Year in Review 2009

Questionnaire courtesy of a blog gal pal.

1. What did you do in 2009 that you’d never done before?
Fed someone a banana whilst wiping his butt. Started a blog. Got laid off. Weaned a baby. And I absolutely have to poach this answer, because it also was my first time too: Cleaned poop out of a tub.

2. Did you keep your new year’s resolutions, and will you make more for next year?
I make birthday resolutions in lieu of new year’s (see 30 Things), and I kept a lot of them. Really, more than I thought I could. And I still have 3 months to do the rest. I’m sure I’ll make more for next year.

3. Did anyone close to you die?
My husband’s Uncle George died suddenly in August. That was a rough one for us all. Picturing him and Harry Caray enjoying a beer together.

4. What would you like to have in 2010 that you lacked in 2009?
A better idea of how, when and where we might be able to purchase our own home. A wide-open, blank canvas future isn’t as fun as it sounds in this department.

5. What dates from 2009 will remain etched upon your memory, and why?
Well, Bowie’s birthday obviously. It was the most amazing/scary/happy/heartbreaking thing to watch my firstborn turn a year old. Also, our anniversary. We went to Michael Mina and it was fabulous. Every year, I know more and more that we were meant to be together.

6. What was your biggest achievement of the year?
I came to terms with a lot of my demons. Things that had been scraping at the back of my brain for a long time. Turning 30 and becoming a mom will do that to you.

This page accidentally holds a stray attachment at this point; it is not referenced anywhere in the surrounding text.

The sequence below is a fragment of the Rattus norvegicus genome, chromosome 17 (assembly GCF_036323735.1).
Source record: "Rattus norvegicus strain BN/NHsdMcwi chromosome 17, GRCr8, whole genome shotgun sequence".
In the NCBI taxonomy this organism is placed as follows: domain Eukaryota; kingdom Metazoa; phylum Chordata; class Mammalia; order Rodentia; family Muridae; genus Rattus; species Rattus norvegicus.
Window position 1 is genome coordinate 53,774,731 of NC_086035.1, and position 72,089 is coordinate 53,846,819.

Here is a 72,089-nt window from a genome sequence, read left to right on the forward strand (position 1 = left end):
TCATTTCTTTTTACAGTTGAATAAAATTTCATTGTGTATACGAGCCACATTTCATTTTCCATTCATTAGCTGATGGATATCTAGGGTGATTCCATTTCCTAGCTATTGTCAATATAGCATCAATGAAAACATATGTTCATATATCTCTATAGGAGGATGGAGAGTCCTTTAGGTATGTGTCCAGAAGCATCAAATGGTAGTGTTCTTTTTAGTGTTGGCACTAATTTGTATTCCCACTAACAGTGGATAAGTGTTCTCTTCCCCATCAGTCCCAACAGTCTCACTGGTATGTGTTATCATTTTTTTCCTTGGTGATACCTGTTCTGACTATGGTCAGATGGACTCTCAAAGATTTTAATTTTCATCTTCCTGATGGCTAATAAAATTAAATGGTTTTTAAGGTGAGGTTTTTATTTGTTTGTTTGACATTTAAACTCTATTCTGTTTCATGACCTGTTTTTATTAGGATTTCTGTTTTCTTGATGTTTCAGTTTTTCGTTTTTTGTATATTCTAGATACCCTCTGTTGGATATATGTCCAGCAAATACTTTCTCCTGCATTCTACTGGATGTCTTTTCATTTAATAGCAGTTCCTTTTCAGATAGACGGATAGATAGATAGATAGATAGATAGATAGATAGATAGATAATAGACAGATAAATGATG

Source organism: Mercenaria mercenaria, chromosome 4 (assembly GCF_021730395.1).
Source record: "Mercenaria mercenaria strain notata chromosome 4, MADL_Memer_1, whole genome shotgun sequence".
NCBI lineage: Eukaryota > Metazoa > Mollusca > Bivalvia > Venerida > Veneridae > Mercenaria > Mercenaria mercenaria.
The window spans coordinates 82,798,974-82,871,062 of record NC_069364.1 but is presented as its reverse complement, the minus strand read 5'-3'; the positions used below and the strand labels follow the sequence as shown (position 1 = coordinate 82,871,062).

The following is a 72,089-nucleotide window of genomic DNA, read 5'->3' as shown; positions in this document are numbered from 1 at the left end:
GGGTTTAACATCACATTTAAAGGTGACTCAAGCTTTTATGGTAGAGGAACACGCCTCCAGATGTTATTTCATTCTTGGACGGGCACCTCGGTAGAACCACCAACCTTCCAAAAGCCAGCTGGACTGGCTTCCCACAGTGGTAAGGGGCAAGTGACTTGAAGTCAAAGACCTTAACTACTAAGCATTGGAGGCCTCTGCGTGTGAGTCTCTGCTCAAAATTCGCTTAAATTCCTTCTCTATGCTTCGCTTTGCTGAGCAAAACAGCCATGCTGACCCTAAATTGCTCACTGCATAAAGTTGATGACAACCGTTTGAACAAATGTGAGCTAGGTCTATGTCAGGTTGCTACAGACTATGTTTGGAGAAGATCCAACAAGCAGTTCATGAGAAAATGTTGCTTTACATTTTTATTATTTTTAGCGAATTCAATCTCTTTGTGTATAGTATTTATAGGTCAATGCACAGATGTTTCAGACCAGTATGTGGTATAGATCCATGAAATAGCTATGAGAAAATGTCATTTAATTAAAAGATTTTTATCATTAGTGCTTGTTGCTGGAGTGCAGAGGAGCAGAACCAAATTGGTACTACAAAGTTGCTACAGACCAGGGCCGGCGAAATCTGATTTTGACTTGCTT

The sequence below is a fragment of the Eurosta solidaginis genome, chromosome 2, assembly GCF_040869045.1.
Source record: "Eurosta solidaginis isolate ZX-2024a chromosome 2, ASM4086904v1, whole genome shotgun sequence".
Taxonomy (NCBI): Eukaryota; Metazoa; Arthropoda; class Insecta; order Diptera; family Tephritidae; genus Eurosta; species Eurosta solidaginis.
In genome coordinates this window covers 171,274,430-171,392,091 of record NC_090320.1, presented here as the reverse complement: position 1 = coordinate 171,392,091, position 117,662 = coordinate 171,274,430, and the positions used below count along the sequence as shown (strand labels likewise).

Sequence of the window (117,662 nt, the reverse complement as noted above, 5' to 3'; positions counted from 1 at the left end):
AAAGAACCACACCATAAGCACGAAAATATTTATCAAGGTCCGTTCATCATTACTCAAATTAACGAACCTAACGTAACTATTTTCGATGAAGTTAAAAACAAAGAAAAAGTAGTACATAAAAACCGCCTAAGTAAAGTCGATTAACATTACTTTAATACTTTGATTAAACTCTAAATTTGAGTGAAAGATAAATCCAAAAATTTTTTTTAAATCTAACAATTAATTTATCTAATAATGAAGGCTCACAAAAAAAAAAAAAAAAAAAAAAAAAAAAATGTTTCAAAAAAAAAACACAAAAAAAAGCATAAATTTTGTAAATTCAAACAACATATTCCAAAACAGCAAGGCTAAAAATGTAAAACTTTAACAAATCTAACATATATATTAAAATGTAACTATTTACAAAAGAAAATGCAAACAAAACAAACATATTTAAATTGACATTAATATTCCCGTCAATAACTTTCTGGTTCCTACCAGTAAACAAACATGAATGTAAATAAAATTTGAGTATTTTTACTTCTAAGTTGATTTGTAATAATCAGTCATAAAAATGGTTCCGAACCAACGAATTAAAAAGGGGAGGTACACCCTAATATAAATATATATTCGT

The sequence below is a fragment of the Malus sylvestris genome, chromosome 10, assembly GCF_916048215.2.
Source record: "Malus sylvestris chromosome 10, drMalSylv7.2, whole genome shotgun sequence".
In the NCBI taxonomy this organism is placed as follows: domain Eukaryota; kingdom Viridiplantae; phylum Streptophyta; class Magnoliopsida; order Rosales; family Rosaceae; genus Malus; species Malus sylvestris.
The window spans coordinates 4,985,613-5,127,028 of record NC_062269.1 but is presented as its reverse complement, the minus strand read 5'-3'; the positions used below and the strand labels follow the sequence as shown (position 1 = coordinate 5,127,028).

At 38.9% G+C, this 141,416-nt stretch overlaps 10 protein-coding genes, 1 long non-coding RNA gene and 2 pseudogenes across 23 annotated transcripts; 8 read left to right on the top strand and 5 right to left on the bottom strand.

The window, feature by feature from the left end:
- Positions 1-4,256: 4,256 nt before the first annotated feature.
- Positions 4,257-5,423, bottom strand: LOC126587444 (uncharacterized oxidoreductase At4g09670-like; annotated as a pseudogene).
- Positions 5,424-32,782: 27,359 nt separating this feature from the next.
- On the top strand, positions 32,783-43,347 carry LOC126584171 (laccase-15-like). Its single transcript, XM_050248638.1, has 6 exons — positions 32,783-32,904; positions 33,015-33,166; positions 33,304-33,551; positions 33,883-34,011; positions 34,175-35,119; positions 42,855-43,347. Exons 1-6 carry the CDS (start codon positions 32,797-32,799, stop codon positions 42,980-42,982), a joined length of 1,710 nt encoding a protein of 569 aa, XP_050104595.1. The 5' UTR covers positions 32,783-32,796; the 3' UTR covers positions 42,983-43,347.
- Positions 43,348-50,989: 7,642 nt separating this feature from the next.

7. What was your biggest failure?
Development of my career. I got laid off, which really wasn’t my fault, but in the aftermath my career seems to be at a complete standstill.

8. Did you suffer illness or injury?
My arthritic knee bothered me for the bulk of the year, but I went in November and had a cortisone shot, which has helped a lot. Also, just a few weeks ago ! I had the bunion on my right foot removed after years of pain. At the moment, I’m still stiff and recovering, but I can already tell it was a good move. And no serious illnesses, thank effing God.

9. What was the best thing you bought?
Me Talk Pretty One Day. I hadn’t read David Sedaris before, but now I’m 5 books in, and he’s hands down my favorite author. But my proudest purchase is the pair of Old Navy jeans I got at a St. Vinny’s in Wisconsin. Price? $3. I just LOVE a good bargain.

10. Where did most of your money go?
Rent. Medical bills. Whole milk.

11. What did you get really, really, really excited about?
Bowie learning to walk and learning to talk. It’s amazing watching him develop. Also, the great number of Etsy sales I’ve had this year. Loving it.

12. What song will always remind you of 2009?
Haha, anything by Laurie Berkner or the cast of Yo Gabba Gabba. I don’t listen to a lot of modern music, so nothing’s really going to stick out for me.

13. Compared to this time last year, are you:
a) happier or sadder?
b) thinner or fatter?
c) richer or poorer?